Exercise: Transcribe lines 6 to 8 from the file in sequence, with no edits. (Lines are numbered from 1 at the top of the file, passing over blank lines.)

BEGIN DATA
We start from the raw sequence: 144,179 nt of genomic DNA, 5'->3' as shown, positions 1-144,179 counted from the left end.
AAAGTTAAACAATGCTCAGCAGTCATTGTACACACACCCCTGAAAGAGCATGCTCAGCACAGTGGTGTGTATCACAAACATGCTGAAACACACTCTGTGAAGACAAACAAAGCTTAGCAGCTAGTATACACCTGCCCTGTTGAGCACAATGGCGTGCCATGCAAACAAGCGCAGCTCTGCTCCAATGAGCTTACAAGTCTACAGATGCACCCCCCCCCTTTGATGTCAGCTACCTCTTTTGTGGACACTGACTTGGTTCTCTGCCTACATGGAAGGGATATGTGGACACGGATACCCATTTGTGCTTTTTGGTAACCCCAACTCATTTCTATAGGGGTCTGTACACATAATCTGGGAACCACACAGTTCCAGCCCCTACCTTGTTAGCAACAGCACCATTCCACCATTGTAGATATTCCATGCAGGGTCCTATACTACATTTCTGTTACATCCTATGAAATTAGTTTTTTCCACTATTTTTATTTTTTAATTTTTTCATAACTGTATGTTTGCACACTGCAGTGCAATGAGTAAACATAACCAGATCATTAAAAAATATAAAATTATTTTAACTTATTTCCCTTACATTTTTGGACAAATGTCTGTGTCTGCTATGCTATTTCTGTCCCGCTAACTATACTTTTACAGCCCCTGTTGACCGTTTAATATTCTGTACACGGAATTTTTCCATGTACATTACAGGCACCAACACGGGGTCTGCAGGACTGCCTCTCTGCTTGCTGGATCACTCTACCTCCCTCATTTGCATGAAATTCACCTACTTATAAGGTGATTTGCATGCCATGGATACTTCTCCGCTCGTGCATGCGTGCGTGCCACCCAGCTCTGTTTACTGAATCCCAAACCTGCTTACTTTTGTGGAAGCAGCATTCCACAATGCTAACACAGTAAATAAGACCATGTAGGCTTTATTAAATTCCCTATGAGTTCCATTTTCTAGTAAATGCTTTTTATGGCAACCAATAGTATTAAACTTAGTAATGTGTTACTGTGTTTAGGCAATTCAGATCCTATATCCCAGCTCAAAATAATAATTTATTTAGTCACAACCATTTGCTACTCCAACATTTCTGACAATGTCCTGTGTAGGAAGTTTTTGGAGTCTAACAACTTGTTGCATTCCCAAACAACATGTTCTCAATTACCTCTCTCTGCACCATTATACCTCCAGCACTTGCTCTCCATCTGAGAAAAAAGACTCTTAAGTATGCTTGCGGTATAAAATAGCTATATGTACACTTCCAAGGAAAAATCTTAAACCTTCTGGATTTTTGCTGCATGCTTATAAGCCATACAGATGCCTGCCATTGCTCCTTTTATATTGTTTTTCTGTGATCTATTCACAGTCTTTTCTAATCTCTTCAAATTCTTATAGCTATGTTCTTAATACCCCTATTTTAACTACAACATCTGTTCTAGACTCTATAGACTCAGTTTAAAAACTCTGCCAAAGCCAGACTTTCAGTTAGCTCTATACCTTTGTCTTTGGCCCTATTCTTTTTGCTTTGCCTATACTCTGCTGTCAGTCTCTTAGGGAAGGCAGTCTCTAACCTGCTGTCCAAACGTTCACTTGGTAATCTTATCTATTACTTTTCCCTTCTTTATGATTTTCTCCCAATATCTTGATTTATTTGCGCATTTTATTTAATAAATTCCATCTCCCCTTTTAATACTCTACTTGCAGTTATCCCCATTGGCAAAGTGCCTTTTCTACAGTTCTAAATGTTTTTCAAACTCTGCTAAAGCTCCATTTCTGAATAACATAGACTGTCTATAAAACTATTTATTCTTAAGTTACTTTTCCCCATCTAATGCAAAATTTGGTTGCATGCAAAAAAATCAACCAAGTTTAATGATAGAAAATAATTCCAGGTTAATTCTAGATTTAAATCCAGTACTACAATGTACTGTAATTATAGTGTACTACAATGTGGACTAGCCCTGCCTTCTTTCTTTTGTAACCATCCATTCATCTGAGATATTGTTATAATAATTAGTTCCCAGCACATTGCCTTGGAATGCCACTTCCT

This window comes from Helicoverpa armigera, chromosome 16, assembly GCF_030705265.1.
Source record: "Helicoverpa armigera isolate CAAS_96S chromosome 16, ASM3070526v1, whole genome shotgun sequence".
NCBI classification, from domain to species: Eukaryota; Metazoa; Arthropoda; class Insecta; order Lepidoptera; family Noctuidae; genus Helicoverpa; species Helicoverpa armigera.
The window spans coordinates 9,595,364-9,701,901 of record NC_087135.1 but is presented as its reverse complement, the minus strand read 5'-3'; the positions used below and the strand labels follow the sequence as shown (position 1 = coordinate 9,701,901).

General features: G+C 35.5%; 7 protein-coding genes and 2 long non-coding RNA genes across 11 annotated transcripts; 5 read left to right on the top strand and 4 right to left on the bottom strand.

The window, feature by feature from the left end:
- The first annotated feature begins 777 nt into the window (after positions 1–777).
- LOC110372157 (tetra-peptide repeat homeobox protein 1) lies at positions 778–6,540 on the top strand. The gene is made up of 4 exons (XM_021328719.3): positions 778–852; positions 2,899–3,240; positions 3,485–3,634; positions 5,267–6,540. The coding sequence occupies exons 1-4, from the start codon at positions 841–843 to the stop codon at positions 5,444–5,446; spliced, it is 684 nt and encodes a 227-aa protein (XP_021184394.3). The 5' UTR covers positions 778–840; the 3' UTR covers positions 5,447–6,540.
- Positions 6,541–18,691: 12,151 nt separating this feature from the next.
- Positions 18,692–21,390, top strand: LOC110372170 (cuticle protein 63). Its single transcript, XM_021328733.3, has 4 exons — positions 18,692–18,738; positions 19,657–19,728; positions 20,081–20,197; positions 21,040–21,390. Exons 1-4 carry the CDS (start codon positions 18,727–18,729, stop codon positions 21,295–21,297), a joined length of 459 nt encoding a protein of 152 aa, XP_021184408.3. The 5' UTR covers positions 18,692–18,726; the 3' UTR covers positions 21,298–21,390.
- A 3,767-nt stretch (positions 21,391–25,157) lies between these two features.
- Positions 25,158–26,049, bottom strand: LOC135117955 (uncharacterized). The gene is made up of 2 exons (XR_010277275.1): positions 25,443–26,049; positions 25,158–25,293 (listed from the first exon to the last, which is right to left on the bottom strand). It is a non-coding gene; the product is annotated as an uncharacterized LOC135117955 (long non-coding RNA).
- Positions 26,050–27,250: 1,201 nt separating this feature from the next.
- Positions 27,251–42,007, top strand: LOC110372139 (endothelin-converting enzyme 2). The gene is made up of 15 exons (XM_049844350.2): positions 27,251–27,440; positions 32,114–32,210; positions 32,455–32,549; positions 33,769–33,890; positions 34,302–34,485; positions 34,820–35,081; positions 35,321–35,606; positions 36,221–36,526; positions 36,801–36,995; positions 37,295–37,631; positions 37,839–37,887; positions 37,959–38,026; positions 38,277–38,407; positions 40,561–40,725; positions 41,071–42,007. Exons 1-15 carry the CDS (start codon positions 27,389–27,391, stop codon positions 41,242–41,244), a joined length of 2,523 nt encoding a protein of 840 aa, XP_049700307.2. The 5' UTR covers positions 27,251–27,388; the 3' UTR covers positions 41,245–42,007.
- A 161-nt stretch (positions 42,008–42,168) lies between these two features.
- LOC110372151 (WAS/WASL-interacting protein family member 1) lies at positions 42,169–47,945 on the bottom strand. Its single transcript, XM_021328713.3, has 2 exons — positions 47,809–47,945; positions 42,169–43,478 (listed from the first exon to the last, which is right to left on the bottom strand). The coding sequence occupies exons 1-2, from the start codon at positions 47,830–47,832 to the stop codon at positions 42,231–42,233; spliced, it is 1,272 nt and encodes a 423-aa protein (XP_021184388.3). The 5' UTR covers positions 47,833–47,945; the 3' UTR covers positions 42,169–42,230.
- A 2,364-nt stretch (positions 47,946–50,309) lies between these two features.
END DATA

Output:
The window spans coordinates 9,595,364-9,701,901 of record NC_087135.1 but is presented as its reverse complement, the minus strand read 5'-3'; the positions used below and the strand labels follow the sequence as shown (position 1 = coordinate 9,701,901).

General features: G+C 35.5%; 7 protein-coding genes and 2 long non-coding RNA genes across 11 annotated transcripts; 5 read left to right on the top strand and 4 right to left on the bottom strand.

The window, feature by feature from the left end: